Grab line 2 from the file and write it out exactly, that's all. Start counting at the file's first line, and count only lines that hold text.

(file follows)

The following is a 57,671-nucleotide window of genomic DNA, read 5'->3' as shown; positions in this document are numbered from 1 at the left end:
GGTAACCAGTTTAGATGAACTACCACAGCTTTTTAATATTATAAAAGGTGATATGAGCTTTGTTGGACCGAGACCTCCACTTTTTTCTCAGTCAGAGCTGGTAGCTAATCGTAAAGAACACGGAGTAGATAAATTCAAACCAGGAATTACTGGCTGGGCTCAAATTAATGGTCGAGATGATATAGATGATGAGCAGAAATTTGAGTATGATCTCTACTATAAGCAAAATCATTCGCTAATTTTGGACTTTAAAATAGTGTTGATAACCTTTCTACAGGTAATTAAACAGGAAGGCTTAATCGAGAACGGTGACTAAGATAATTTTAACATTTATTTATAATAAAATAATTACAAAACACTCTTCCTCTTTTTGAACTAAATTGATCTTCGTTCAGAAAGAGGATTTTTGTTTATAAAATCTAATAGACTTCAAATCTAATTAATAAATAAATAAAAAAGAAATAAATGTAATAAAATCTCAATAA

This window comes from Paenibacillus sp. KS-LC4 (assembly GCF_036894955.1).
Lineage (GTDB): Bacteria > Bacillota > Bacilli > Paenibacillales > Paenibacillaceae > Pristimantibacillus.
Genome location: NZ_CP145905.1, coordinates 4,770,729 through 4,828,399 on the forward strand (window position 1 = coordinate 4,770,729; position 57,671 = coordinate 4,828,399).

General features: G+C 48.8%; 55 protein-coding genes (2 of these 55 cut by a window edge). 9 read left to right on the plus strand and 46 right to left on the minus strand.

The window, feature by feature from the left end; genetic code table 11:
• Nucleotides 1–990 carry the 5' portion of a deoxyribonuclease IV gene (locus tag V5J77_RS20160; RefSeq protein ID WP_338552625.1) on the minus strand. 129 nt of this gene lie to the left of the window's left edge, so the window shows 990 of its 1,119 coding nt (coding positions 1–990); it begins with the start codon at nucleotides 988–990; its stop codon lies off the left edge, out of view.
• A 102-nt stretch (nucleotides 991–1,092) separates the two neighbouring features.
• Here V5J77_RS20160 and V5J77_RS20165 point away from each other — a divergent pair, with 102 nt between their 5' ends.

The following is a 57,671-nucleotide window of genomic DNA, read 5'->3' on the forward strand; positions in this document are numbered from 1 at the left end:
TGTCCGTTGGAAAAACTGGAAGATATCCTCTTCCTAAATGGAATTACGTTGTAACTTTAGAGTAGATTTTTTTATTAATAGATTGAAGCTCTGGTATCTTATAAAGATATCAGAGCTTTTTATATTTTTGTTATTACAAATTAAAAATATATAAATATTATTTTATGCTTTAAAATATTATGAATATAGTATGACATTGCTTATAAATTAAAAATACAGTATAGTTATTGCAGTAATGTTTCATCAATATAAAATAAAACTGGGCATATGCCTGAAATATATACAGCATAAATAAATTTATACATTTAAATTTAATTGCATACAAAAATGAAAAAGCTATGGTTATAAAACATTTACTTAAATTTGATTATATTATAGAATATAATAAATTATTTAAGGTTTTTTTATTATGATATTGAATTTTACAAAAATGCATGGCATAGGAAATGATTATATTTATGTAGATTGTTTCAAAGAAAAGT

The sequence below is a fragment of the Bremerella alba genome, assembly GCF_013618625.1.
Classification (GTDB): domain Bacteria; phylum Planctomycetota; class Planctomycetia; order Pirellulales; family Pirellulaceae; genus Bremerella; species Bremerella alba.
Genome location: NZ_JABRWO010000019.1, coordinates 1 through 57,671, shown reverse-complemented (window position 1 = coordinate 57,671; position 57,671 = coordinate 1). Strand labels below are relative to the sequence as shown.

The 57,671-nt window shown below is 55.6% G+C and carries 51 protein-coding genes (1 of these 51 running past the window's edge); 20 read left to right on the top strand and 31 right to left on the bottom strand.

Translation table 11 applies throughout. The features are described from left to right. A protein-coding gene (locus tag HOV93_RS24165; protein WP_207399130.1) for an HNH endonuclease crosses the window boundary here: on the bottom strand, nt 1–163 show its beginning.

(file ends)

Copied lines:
GGTAACCAGTTTAGATGAACTACCACAGCTTTTTAATATTATAAAAGGTGATATGAGCTTTGTTGGACCGAGACCTCCACTTTTTTCTCAGTCAGAGCTGGTAGCTAATCGTAAAGAACACGGAGTAGATAAATTCAAACCAGGAATTACTGGCTGGGCTCAAATTAATGGTCGAGATGATATAGATGATGAGCAGAAATTTGAGTATGATCTCTACTATAAGCAAAATCATTCGCTAATTTTGGACTTTAAAATAGTGTTGATAACCTTTCTACAGGTAATTAAACAGGAAGGCTTAATCGAGAACGGTGACTAAGATAATTTTAACATTTATTTATAATAAAATAATTACAAAACACTCTTCCTCTTTTTGAACTAAATTGATCTTCGTTCAGAAAGAGGATTTTTGTTTATAAAATCTAATAGACTTCAAATCTAATTAATAAATAAATAAAAAAGAAATAAATGTAATAAAATCTCAATAA